I am not denying that rallying from the baseline is an important skill for tennis players to possess – it absolutely is. A junior player, particularly in the beginning stages of their tennis career, must develop shot tolerance, consistency, patience, discipline, and a passion for “Tennis 101” – keep the ball in the court! However, I think there is commonly too much emphasis placed on just that skill alone, and other much more important shots and skills often get overlooked.
I recently came across an article from Craig O’ Shannessy which really hit the nail on the head and unveiled some key match statistics from the 2015 Australian Open Men’s and Women’s Main Singles Draws. I think many people will find several of the findings quite surprising. You can find the link to the entire articlehere:
|0-4 Shots||First Strike||70%||66%|
|5-8 Shots||Patterns of Play||20%||23%|
|9+ Shots||Extended Rallies||10%||11%|
*Chart taken from Craig O’ Shannessy’s article entitled “The First Four Shots” from ausopen.org (Published on Jan. 15, 2016)
The best players in the world are the best for numerous reasons, one of which being that most of them can keep the ball in play all day, especially on the practice court. So why are these percentages of 0-4 shot points so high? One of the main reasons is their serve game is that good! They keep their first serve percentage up, win a large amount of their first serve points (often by ace, service winner, or forcing a weak return), and keep their double faults (and free points in general) to a minimum. John Isner led the ATP Tour in 2015 with a 91% serve hold rate, and there is a long list of players who aren’t very far behind that number.
I was curious myself as to how closely these statistical trends applied to the junior level. I proceeded to go and chart an evening’s worth of points played by some Colorado state level juniors. My initial thought was that it would probably be about the same, although for slightly different reasons than the grand slam level pros. Boy, was I wrong – the percentage of points that lasted between 0-4 shots was even higher (85%)! However, my thinking was accurate as to why I thought most of the junior points would last so briefly. Their serve game wasn’t a strength, but rather a liability. Low first serve percentages, high occurrences of double faults and careless errors on the first shots after the serve were pretty much the norm. Return games weren’t that much better – missed returns and careless first shot errors after the return were abundant as well.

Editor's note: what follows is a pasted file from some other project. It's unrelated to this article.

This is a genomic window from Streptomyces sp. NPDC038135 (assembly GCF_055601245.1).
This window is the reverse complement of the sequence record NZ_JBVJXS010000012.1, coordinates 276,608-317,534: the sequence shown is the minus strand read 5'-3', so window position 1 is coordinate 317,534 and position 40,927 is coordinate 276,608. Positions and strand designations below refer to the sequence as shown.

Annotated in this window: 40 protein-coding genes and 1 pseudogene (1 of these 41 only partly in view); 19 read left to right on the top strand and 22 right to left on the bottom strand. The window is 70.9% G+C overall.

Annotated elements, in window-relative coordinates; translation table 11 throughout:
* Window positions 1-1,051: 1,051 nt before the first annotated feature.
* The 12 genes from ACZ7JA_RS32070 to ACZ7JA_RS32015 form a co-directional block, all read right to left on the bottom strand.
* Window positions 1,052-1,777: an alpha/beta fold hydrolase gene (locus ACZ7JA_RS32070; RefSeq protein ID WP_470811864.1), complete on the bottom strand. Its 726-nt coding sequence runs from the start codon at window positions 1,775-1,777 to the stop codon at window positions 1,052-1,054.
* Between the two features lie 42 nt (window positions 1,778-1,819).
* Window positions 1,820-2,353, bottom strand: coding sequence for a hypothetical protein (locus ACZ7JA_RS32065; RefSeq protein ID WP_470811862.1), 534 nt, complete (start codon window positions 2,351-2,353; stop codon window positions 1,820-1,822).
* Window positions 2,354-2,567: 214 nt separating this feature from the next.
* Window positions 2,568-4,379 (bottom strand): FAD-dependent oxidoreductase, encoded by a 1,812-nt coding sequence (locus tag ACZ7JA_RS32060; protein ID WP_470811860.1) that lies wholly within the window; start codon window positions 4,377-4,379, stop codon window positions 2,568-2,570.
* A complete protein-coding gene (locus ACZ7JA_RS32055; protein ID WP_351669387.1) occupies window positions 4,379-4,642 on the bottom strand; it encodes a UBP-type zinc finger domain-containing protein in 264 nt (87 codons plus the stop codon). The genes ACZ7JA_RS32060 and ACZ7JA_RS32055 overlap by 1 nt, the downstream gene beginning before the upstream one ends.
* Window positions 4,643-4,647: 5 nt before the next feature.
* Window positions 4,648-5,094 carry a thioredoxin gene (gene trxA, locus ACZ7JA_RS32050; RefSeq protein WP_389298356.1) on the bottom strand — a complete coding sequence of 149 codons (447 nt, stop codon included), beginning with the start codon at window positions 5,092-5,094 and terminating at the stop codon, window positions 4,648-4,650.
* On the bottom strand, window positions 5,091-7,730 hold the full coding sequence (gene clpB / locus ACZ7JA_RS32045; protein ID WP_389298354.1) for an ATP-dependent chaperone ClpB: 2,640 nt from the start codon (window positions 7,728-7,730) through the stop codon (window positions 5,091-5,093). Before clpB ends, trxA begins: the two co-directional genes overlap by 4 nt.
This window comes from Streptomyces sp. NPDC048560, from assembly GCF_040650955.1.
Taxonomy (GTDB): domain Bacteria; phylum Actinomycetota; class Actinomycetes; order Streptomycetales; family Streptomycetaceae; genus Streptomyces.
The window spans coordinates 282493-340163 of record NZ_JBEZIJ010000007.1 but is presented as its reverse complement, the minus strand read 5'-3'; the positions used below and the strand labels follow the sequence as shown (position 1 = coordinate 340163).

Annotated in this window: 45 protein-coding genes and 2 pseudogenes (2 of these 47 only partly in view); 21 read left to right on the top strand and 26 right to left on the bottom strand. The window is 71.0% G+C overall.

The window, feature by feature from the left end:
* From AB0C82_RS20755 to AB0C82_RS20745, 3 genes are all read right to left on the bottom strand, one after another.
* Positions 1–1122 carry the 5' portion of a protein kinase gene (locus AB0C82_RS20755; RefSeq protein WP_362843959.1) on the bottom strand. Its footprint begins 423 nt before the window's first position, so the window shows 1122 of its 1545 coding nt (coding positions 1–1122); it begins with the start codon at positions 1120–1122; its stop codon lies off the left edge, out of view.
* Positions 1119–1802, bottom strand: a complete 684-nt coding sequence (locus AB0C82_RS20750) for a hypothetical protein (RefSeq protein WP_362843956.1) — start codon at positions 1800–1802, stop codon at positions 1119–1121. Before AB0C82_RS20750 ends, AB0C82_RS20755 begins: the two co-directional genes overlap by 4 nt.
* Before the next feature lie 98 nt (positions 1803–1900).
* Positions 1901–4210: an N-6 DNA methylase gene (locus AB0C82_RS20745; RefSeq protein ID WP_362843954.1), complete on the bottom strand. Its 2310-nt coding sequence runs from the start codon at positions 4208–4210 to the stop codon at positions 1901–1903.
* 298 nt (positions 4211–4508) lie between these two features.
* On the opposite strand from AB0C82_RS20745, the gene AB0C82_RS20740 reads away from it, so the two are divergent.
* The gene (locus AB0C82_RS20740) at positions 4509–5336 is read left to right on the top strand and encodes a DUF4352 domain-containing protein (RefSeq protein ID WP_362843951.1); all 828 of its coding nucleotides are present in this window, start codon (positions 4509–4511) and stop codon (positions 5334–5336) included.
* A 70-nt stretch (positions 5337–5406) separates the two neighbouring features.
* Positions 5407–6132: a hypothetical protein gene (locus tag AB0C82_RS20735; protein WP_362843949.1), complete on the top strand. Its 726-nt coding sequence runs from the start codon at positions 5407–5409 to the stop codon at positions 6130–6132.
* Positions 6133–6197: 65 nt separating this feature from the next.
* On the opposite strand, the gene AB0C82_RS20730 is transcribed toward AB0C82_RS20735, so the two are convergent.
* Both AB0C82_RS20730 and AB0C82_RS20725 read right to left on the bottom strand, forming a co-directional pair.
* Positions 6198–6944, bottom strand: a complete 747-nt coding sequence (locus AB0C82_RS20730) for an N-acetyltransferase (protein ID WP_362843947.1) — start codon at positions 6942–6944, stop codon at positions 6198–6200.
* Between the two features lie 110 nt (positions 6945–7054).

A player who has serve troubles is like having a car without tires – they won’t get to where they want to go. At HAT, we realize how important these first initial shots of each point are and that is why we dedicate at least 45 minutes solely to the serve and return aspects of both singles and doubles to every 3-hour practice.
- 85% Singles Drill (Borrowed from Daniel Hangstefer, Metro State University Denver Men’s and Women’s Head Coach):
- Player 1 serves and must make their second ball. Player 2 returns and must make their second ball. 4 shots total must be made – serve, return, 3rd ball, 4th ball. Stop the point after the 4th ball is made. Player 1 does 5 sets serving on both the deuce and ad side, then switch roles with Player 2. The goal for each player is to make 85% of their first two shots (17/20 total).
- 85% Doubles Drill:
- To become a good doubles player, one must be able to make their serve and 1st shot and their return and 1st shot, and execute them well and consistently.
- A total of 4 shots must be made – serve, return, next 2 volleys. Stop the point after the returner’s 1st volley is made. Each player does 5 sets serving on both the deuce and ad side, and 5 sets returns on both the deuce and ad side. The goal for each player is to make 85% of their first two shots (17/20 total).
I was talking with Mary (a HAT member) recently, and she was describing a great resort her family used to frequent in Canada. When she first found this gem of a vacation spot, it was 100 percent a small business and a darn good one at that. The resort was led by a professional, charismatic, and detail-oriented owner that believed every single interaction with a guest was a chance to develop a lifelong friendship and customer (in that order). The fish stinks from the head and, in this case, it stunk in a really good way! Each staff member believed this to be their own core statement and motto as well and gave Mary and her family a very personal experience. Mary said that she really liked knowing that the money they were spending was going to the very friendly staff members that they interacted with.
And then just like the dark side from Star Wars coming onto the scene (music playing – duh duh duh, duh duh duh, duh duh duh!) a large corporate company came in and made the small business owner an offer he couldn’t refuse. Mary described the changes that happened: the personal touches that initially made the small business so appealing and charming were demolished by higher prices, fees on every service imaginable, and the atmosphere changed to have the cold, stark feel of a cookie-cutter establishment. Needless to say, Mary has not returned to this resort.